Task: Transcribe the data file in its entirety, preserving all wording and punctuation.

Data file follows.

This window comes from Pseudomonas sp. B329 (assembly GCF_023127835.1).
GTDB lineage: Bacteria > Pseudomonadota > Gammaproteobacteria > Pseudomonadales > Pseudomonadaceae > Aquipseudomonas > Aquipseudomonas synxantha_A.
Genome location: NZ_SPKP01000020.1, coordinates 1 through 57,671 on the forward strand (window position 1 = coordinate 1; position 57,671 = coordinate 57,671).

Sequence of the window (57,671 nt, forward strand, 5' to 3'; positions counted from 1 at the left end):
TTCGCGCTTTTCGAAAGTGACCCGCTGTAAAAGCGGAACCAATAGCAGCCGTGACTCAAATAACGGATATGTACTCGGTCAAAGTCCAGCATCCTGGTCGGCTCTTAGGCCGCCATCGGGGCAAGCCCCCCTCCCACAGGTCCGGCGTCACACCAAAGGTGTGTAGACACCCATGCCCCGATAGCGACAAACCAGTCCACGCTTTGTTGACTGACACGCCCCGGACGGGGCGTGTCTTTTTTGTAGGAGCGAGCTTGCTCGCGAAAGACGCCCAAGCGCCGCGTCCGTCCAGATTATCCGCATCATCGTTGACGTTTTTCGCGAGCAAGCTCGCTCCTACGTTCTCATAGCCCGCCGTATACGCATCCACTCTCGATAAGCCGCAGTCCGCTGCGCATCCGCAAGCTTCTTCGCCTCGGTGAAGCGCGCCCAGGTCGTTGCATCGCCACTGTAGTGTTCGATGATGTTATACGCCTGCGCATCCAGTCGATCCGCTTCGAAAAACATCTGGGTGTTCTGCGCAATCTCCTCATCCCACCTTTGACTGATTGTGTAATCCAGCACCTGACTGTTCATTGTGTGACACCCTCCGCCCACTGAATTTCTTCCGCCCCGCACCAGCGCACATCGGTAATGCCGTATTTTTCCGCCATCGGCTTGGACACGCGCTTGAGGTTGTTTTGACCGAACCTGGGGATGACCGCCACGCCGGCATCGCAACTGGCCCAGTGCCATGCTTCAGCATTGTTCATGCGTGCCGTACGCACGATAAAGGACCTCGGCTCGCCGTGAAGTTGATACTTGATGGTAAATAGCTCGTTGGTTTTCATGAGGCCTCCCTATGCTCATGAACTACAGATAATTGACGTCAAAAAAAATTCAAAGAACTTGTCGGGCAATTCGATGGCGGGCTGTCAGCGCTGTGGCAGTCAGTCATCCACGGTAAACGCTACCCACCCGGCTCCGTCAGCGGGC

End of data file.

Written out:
This window comes from Pseudomonas sp. B329 (assembly GCF_023127835.1).
GTDB lineage: Bacteria > Pseudomonadota > Gammaproteobacteria > Pseudomonadales > Pseudomonadaceae > Aquipseudomonas > Aquipseudomonas synxantha_A.
Genome location: NZ_SPKP01000020.1, coordinates 1 through 57,671 on the forward strand (window position 1 = coordinate 1; position 57,671 = coordinate 57,671).

Sequence of the window (57,671 nt, forward strand, 5' to 3'; positions counted from 1 at the left end):
TTCGCGCTTTTCGAAAGTGACCCGCTGTAAAAGCGGAACCAATAGCAGCCGTGACTCAAATAACGGATATGTACTCGGTCAAAGTCCAGCATCCTGGTCGGCTCTTAGGCCGCCATCGGGGCAAGCCCCCCTCCCACAGGTCCGGCGTCACACCAAAGGTGTGTAGACACCCATGCCCCGATAGCGACAAACCAGTCCACGCTTTGTTGACTGACACGCCCCGGACGGGGCGTGTCTTTTTTGTAGGAGCGAGCTTGCTCGCGAAAGACGCCCAAGCGCCGCGTCCGTCCAGATTATCCGCATCATCGTTGACGTTTTTCGCGAGCAAGCTCGCTCCTACGTTCTCATAGCCCGCCGTATACGCATCCACTCTCGATAAGCCGCAGTCCGCTGCGCATCCGCAAGCTTCTTCGCCTCGGTGAAGCGCGCCCAGGTCGTTGCATCGCCACTGTAGTGTTCGATGATGTTATACGCCTGCGCATCCAGTCGATCCGCTTCGAAAAACATCTGGGTGTTCTGCGCAATCTCCTCATCCCACCTTTGACTGATTGTGTAATCCAGCACCTGACTGTTCATTGTGTGACACCCTCCGCCCACTGAATTTCTTCCGCCCCGCACCAGCGCACATCGGTAATGCCGTATTTTTCCGCCATCGGCTTGGACACGCGCTTGAGGTTGTTTTGACCGAACCTGGGGATGACCGCCACGCCGGCATCGCAACTGGCCCAGTGCCATGCTTCAGCATTGTTCATGCGTGCCGTACGCACGATAAAGGACCTCGGCTCGCCGTGAAGTTGATACTTGATGGTAAATAGCTCGTTGGTTTTCATGAGGCCTCCCTATGCTCATGAACTACAGATAATTGACGTCAAAAAAAATTCAAAGAACTTGTCGGGCAATTCGATGGCGGGCTGTCAGCGCTGTGGCAGTCAGTCATCCACGGTAAACGCTACCCACCCGGCTCCGTCAGCGGGC